- Walgreens, one of the nation's largest retail pharmacies, is now also the first to offer Auvi-Q at no cost to commercially insured patients who are eligible for patient support programs created by the epinephrine auto-injector's manufacturer, Kaleo.
- Across Walgreen's roughly 9,800 locations, patients on those plans can get Auvi-Q at either 0.15 mg or 0.30 mg doses for nothing out-of-pocket. Costs vary for patients on government insurance, while patients without any insurance can enroll in Kaleo's assistance program, provided they meet other eligibility criteria.
- The partnership comes amid a far-reaching shortage of Mylan's EpiPen, the longtime market leader for epinephrine auto-injectors.
Kaleo is making moves as its main competitor continues to suffer from production issues that have plagued EpiPen over the last year.
In early August, Mylan said the problems at Pfizer's Meridian Medical Technologies, which manufactures Epipen, have resulted in variable supplies of both its branded and generic EpiPen products, meaning they might not be available for all pharmacies.
The setbacks are especially troublesome for Mylan given the timing of year, as a huge part of EpiPen's business revolves around supplying them to schools. To that point, Kaleo took a barely veiled jab at Mylan around the time of the specialty pharma's August update, touting how Auvi-Q supplies weren't affected by the problems facing "other epinephrine auto-injector manufacturers."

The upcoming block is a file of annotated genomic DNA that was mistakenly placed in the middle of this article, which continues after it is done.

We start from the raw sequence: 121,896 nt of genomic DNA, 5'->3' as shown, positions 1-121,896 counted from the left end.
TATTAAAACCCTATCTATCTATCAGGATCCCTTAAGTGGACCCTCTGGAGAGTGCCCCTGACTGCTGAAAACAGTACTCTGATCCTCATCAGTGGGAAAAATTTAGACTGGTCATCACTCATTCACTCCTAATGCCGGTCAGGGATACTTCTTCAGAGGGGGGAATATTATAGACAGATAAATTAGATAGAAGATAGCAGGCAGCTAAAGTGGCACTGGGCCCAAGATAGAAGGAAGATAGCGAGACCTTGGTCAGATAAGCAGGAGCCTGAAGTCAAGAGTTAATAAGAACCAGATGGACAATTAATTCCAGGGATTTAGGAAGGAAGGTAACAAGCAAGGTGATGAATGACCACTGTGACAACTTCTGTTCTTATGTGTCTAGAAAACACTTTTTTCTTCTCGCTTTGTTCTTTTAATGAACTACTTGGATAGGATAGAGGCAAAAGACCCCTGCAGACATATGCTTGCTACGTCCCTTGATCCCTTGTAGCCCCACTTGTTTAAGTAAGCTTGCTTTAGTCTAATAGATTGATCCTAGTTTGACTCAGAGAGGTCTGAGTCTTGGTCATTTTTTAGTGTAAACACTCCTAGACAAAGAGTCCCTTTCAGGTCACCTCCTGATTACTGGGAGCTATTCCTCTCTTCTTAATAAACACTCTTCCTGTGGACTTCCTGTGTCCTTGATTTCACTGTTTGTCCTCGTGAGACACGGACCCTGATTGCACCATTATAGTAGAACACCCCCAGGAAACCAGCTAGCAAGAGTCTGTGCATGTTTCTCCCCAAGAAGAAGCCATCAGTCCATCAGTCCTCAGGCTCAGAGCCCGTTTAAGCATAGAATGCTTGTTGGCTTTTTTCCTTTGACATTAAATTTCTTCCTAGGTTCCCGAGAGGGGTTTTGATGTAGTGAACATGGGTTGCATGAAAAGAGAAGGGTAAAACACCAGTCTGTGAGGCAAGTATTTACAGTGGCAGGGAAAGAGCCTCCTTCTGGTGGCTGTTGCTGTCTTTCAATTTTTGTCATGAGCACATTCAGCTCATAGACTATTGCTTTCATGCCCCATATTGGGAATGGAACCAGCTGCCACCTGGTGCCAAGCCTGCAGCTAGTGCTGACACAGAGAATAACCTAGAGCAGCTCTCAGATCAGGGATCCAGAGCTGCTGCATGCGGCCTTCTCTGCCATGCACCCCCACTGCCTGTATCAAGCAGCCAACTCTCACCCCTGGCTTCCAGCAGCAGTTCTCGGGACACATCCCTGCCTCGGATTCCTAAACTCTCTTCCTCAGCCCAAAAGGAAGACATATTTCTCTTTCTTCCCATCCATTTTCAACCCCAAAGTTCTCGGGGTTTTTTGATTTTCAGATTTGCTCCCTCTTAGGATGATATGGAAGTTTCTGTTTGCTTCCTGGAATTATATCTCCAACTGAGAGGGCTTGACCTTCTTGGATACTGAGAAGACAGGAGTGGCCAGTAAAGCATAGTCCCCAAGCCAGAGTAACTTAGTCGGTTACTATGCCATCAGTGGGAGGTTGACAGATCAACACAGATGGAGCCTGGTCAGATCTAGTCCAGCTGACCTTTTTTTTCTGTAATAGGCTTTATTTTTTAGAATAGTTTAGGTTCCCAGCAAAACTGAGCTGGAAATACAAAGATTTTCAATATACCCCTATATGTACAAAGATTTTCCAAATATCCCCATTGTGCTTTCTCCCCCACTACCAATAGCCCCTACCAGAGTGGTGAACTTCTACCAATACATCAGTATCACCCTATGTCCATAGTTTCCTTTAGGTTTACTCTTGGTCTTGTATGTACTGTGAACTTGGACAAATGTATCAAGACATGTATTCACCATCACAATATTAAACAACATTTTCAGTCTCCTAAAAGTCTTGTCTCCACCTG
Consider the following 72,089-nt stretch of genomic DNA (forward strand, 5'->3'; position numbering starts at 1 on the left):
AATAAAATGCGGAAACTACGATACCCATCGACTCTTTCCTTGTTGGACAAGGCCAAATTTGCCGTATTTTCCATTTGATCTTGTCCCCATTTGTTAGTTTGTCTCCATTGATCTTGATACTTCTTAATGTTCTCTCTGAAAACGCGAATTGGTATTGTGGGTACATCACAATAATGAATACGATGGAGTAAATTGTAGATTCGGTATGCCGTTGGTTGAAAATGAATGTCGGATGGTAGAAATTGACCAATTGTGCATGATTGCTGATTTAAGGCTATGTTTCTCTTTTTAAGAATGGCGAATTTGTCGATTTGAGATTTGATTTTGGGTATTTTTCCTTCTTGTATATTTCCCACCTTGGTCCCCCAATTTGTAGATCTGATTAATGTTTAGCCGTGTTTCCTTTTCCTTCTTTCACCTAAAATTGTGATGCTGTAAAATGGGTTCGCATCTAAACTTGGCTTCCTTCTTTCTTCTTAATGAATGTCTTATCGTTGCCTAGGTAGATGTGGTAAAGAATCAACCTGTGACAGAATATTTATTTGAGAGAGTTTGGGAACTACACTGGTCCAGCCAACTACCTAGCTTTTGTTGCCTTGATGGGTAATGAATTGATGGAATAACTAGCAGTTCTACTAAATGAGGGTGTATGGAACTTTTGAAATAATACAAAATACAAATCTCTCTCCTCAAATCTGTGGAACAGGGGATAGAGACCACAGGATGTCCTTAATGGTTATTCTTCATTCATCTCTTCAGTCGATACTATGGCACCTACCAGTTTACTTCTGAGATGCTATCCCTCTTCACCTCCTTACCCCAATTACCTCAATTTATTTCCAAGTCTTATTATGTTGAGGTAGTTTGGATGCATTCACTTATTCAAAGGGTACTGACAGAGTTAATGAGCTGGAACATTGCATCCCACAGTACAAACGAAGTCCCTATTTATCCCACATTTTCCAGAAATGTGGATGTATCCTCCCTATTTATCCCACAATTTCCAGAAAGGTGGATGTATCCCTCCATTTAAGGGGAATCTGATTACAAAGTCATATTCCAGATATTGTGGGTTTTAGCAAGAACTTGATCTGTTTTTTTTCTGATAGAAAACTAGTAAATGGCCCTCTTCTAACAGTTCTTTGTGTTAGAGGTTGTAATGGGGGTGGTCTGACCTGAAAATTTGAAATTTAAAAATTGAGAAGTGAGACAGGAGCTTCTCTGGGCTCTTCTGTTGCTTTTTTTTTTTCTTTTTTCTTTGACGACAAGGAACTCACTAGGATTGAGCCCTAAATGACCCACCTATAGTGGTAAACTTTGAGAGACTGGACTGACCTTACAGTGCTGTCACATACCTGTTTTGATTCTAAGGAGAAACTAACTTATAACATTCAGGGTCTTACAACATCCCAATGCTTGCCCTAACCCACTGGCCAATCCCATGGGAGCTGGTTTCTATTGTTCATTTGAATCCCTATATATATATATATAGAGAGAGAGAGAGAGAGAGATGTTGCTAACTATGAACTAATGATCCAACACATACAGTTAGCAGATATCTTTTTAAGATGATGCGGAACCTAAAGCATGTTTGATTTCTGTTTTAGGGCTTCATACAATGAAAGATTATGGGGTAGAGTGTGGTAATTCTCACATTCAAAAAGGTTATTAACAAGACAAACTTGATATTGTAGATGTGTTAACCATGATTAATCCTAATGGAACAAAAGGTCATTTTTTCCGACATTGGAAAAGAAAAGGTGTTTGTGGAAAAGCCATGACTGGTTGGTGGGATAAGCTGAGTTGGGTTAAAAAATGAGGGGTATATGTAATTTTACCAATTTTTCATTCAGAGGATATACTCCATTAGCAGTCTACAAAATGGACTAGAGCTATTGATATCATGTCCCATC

Yet Kaleo's deal with Walgreens is, in many ways, the first concrete indication Auvi-Q is gaining some traction in the epinephrine market. Though the drug-device combination comes at a list price of $4,900, far surpassing the $300 Mylan is charging for its generic EpiPen, Kaleo contends that many patients can get its product free of charge — or at least for $360 cash.
"Walgreens pharmacists continue to care for and work with patients and their prescribers to ensure they have access to the epinephrine auto-injectors they need, and we’re pleased to work with Kaleo to help meet the demand for epinephrine auto-injectors across the country," Richard Ashworth, president of operations at the retail pharmacy, said in a Sept. 6 statement.